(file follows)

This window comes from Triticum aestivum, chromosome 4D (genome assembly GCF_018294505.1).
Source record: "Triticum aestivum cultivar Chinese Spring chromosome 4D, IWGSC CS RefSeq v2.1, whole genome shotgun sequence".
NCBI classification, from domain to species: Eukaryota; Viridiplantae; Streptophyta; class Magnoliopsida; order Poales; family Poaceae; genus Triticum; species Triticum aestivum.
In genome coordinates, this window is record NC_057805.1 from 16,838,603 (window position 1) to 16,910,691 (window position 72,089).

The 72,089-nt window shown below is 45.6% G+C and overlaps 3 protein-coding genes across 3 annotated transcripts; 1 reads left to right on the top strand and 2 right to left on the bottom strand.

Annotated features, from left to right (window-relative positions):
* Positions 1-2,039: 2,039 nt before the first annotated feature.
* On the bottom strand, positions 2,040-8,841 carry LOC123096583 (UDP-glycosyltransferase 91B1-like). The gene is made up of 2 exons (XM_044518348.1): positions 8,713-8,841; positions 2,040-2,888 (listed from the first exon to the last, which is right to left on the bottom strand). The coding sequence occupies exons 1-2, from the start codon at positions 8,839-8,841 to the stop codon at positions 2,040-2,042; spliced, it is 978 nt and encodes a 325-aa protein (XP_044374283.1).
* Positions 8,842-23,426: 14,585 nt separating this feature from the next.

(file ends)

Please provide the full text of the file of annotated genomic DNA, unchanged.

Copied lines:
This window comes from Triticum aestivum, chromosome 4D (genome assembly GCF_018294505.1).
Source record: "Triticum aestivum cultivar Chinese Spring chromosome 4D, IWGSC CS RefSeq v2.1, whole genome shotgun sequence".
NCBI classification, from domain to species: Eukaryota; Viridiplantae; Streptophyta; class Magnoliopsida; order Poales; family Poaceae; genus Triticum; species Triticum aestivum.
In genome coordinates, this window is record NC_057805.1 from 16,838,603 (window position 1) to 16,910,691 (window position 72,089).

The 72,089-nt window shown below is 45.6% G+C and overlaps 3 protein-coding genes across 3 annotated transcripts; 1 reads left to right on the top strand and 2 right to left on the bottom strand.

Annotated features, from left to right (window-relative positions):
* Positions 1-2,039: 2,039 nt before the first annotated feature.
* On the bottom strand, positions 2,040-8,841 carry LOC123096583 (UDP-glycosyltransferase 91B1-like). The gene is made up of 2 exons (XM_044518348.1): positions 8,713-8,841; positions 2,040-2,888 (listed from the first exon to the last, which is right to left on the bottom strand). The coding sequence occupies exons 1-2, from the start codon at positions 8,839-8,841 to the stop codon at positions 2,040-2,042; spliced, it is 978 nt and encodes a 325-aa protein (XP_044374283.1).
* Positions 8,842-23,426: 14,585 nt separating this feature from the next.